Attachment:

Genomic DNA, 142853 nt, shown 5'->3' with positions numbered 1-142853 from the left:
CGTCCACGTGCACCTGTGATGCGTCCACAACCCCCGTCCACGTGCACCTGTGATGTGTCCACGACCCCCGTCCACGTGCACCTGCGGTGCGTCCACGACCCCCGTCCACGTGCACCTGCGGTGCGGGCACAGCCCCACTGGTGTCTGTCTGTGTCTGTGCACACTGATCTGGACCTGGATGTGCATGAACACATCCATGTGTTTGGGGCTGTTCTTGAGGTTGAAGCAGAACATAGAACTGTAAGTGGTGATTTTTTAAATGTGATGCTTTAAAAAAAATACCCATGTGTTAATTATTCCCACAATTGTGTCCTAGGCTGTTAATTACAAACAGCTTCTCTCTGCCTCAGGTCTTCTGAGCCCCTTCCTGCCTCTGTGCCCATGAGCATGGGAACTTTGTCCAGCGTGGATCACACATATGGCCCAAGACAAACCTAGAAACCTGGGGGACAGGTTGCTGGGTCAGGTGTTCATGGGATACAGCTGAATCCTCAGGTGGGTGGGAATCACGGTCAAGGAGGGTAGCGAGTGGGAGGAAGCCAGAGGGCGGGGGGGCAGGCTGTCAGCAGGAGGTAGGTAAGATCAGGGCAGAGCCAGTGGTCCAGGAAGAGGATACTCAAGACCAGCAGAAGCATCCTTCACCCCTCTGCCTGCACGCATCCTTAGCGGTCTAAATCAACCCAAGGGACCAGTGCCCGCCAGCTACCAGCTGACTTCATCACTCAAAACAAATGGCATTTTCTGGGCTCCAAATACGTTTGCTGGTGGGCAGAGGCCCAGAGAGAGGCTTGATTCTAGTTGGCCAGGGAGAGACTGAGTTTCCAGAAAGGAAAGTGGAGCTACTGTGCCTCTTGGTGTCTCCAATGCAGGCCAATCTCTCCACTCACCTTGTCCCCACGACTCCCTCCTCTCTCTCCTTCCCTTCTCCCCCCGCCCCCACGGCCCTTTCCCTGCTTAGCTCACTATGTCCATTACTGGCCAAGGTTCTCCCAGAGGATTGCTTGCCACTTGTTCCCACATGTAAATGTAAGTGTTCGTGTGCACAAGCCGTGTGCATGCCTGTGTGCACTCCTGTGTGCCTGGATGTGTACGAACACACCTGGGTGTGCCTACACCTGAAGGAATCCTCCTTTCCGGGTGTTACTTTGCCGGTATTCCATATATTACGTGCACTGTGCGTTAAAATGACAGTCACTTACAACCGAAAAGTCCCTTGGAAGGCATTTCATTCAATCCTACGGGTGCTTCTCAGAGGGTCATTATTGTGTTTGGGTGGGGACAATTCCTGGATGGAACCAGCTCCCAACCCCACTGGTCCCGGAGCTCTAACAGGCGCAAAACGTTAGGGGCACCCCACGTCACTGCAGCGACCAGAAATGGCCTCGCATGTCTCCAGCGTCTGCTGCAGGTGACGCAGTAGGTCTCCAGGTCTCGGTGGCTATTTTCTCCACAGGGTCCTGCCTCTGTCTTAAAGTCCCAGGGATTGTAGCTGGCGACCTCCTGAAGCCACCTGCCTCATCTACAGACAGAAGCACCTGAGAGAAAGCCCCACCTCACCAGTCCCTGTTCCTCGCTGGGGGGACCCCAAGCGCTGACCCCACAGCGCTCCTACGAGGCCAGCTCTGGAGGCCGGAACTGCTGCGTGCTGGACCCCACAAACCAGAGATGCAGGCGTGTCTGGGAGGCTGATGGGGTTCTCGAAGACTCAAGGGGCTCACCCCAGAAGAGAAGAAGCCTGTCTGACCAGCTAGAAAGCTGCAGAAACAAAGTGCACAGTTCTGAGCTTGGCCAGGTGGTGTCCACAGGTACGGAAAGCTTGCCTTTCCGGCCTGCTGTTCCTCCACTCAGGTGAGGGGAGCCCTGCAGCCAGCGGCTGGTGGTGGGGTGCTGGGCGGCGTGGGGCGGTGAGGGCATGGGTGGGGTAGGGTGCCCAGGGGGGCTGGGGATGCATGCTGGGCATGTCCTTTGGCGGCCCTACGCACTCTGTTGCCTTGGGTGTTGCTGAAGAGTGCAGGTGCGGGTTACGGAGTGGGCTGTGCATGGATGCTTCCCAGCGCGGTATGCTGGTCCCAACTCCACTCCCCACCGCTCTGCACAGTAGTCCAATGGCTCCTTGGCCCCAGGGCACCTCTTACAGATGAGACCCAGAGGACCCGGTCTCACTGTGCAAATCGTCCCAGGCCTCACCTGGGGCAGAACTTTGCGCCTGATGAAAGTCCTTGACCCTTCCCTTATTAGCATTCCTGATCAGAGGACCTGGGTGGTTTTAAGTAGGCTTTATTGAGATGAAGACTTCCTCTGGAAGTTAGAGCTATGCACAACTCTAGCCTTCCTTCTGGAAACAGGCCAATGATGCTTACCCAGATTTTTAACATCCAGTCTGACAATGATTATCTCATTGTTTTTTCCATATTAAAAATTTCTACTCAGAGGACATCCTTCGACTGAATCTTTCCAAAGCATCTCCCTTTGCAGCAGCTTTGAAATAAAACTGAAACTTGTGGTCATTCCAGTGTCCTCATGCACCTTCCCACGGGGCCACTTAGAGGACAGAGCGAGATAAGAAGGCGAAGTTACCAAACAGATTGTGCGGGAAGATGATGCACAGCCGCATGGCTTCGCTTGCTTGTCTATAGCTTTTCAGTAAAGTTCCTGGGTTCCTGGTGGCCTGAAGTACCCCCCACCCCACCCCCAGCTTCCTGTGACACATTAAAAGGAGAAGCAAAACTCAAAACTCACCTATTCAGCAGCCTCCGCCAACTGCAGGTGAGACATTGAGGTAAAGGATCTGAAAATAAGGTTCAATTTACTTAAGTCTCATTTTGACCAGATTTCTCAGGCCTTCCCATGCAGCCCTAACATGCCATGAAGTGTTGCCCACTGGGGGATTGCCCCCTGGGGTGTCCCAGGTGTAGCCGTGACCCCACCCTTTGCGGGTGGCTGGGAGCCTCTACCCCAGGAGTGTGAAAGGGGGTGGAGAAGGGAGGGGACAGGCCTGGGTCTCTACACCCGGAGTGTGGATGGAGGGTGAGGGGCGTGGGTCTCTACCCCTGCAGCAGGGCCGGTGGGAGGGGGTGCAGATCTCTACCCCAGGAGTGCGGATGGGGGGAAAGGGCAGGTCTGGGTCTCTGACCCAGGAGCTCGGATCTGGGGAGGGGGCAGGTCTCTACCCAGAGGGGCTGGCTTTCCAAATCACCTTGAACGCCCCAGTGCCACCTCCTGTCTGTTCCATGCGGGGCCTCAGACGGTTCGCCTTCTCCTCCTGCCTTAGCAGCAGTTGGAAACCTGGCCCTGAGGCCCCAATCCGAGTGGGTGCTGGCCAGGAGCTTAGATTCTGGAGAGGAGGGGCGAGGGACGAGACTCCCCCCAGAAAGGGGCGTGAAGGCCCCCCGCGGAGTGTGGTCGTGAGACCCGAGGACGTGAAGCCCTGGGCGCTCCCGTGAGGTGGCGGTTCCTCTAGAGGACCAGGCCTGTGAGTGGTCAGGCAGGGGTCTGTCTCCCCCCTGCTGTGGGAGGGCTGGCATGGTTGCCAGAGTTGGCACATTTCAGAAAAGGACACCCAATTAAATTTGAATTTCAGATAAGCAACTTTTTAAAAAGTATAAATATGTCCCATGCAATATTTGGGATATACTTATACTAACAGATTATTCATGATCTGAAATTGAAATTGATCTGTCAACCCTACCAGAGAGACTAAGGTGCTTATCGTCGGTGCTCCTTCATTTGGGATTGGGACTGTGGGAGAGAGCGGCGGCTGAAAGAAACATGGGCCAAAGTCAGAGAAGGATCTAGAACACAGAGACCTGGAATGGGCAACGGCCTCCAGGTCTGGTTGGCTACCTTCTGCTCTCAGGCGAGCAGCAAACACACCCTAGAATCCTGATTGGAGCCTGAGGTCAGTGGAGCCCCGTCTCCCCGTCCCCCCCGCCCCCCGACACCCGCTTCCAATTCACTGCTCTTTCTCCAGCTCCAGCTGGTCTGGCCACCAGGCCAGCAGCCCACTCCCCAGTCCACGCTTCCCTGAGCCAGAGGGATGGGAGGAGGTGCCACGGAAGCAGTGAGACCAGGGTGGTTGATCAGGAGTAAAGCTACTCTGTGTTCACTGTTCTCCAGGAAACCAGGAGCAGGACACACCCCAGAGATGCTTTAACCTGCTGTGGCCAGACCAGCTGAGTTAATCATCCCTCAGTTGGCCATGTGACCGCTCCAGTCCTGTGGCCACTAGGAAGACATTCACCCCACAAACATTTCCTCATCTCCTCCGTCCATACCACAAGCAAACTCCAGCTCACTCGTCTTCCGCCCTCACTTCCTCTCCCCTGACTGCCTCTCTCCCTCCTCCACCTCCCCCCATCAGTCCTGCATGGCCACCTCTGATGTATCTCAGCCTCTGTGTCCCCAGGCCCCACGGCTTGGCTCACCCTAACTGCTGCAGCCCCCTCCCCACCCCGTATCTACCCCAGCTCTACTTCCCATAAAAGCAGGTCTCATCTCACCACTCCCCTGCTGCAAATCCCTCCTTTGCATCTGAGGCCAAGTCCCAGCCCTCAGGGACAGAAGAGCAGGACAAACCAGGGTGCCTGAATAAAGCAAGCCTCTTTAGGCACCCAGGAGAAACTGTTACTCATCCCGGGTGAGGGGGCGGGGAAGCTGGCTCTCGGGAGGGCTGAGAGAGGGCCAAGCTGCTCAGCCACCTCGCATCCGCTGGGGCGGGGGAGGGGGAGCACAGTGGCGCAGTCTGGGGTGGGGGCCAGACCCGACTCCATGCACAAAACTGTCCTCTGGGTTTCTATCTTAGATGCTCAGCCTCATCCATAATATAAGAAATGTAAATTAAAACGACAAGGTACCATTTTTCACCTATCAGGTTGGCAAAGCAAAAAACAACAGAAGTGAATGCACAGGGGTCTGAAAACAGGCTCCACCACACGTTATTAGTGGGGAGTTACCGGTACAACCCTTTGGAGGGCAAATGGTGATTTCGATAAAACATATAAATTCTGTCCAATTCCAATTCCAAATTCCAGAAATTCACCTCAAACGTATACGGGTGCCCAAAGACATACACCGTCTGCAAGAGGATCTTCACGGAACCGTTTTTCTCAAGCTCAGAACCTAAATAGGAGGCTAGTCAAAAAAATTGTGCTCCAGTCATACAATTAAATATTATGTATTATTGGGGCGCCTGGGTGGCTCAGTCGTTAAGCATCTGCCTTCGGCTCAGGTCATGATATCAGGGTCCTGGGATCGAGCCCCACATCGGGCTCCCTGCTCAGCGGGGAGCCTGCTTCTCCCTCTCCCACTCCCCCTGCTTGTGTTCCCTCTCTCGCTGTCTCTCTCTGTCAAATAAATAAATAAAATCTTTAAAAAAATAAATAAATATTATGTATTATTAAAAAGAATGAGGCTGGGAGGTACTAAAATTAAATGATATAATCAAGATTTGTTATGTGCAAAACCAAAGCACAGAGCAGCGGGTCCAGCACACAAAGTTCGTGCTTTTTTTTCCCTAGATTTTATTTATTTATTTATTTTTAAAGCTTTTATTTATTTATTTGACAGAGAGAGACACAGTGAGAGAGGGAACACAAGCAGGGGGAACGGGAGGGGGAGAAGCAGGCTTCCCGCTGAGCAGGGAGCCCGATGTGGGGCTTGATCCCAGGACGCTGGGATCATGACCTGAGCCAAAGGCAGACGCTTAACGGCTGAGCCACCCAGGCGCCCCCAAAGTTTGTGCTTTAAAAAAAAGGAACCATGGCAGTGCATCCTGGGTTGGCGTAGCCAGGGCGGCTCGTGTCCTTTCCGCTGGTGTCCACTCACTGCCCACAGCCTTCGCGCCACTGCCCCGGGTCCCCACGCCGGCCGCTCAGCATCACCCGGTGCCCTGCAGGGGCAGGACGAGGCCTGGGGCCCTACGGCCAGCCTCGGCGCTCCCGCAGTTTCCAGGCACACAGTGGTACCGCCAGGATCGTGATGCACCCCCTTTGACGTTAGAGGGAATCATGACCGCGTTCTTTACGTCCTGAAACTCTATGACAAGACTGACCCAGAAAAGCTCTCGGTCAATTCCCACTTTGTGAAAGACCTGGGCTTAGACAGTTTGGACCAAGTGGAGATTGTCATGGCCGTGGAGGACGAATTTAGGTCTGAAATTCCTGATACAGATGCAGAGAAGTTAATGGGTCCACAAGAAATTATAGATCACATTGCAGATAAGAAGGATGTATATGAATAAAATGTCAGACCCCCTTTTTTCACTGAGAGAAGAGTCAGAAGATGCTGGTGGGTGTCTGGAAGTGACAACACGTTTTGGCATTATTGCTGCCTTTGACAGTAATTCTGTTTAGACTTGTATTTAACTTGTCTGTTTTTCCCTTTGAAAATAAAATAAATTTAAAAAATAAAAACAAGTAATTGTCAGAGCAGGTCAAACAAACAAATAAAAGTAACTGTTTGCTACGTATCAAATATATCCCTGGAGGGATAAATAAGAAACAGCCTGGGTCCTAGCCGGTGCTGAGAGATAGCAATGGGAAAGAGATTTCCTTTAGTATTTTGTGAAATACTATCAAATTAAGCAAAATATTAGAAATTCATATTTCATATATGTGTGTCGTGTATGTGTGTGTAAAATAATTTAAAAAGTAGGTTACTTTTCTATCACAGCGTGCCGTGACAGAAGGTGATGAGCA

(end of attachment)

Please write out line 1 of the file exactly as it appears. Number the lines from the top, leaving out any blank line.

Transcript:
Genomic DNA, 142853 nt, shown 5'->3' with positions numbered 1-142853 from the left: